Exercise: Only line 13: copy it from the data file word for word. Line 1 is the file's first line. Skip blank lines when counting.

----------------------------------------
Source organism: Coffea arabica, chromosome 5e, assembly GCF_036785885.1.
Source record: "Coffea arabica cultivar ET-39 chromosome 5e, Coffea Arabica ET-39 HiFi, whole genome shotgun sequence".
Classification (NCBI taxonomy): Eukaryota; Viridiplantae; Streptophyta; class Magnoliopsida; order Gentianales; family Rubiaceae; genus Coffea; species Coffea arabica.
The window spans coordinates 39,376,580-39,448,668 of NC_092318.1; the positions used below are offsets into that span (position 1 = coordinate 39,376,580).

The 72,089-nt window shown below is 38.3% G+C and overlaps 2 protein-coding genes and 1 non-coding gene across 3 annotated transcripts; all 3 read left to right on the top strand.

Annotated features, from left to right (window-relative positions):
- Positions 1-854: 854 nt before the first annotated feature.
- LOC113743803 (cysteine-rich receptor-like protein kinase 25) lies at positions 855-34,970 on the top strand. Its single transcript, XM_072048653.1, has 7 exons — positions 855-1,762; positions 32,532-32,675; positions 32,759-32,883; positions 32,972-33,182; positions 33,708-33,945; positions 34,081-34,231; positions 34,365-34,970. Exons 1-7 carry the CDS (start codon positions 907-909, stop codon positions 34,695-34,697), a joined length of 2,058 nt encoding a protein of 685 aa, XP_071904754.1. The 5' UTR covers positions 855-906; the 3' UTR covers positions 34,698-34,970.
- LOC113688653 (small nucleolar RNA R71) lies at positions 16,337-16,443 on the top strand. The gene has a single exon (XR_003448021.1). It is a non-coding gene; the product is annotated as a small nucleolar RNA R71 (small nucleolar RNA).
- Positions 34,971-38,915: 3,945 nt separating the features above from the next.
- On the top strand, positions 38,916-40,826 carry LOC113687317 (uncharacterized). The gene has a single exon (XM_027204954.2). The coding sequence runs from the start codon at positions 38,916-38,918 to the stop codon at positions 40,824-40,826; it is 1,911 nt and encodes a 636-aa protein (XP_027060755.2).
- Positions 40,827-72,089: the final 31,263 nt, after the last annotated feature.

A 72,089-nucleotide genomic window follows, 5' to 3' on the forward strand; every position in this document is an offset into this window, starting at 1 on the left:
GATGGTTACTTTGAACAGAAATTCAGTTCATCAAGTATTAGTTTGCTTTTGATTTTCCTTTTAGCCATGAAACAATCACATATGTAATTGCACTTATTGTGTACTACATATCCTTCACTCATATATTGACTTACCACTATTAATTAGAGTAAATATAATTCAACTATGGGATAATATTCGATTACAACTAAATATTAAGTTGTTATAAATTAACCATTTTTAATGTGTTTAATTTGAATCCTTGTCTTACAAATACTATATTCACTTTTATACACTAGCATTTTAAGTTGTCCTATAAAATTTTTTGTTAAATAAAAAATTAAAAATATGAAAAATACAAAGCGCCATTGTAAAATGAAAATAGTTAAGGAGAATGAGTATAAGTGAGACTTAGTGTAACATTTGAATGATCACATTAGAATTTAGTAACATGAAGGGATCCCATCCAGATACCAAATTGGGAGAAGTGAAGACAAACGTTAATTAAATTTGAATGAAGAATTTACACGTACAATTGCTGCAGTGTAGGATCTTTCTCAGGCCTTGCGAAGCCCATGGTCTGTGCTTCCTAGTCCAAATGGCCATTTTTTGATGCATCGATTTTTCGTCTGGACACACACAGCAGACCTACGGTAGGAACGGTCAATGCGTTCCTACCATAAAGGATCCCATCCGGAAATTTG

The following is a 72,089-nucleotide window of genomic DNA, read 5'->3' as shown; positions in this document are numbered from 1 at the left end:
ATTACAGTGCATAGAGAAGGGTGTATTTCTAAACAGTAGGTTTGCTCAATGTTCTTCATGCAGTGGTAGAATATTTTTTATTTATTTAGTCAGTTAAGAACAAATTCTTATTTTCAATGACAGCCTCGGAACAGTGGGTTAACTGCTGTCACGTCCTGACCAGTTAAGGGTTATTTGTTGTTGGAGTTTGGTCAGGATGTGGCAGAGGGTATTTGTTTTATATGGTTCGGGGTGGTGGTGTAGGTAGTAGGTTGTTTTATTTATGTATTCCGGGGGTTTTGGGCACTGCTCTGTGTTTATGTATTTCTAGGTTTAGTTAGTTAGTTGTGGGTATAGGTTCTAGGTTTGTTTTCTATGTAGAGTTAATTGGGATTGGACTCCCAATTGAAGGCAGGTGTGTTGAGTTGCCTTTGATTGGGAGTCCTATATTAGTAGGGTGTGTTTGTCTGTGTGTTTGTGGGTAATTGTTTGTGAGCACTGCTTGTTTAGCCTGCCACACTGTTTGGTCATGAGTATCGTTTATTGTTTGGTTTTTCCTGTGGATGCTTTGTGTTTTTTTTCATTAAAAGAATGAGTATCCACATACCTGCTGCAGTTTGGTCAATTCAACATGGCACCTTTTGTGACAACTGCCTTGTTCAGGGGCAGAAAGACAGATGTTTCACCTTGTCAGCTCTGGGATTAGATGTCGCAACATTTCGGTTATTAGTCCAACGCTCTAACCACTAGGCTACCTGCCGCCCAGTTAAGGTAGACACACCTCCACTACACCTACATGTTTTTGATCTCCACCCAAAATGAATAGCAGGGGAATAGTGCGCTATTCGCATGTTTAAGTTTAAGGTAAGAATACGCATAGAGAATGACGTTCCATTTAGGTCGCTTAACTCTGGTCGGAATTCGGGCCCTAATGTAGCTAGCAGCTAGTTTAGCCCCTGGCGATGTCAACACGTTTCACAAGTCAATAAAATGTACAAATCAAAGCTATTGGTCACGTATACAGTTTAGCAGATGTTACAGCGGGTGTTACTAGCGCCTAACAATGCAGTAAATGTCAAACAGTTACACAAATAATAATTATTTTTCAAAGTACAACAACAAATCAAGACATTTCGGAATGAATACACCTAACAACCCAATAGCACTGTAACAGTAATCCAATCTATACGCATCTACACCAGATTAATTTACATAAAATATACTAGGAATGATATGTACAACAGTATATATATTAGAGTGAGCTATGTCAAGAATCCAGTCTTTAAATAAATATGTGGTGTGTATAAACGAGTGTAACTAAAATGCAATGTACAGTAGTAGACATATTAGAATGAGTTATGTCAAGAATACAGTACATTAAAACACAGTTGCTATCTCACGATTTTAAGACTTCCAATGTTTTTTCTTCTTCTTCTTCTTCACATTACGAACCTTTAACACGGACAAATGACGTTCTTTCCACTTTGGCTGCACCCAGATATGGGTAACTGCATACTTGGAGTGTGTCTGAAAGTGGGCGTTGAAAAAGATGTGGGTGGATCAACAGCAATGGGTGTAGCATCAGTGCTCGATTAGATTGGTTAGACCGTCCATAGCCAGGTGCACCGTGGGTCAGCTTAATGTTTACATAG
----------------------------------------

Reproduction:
A 72,089-nucleotide genomic window follows, 5' to 3' on the forward strand; every position in this document is an offset into this window, starting at 1 on the left: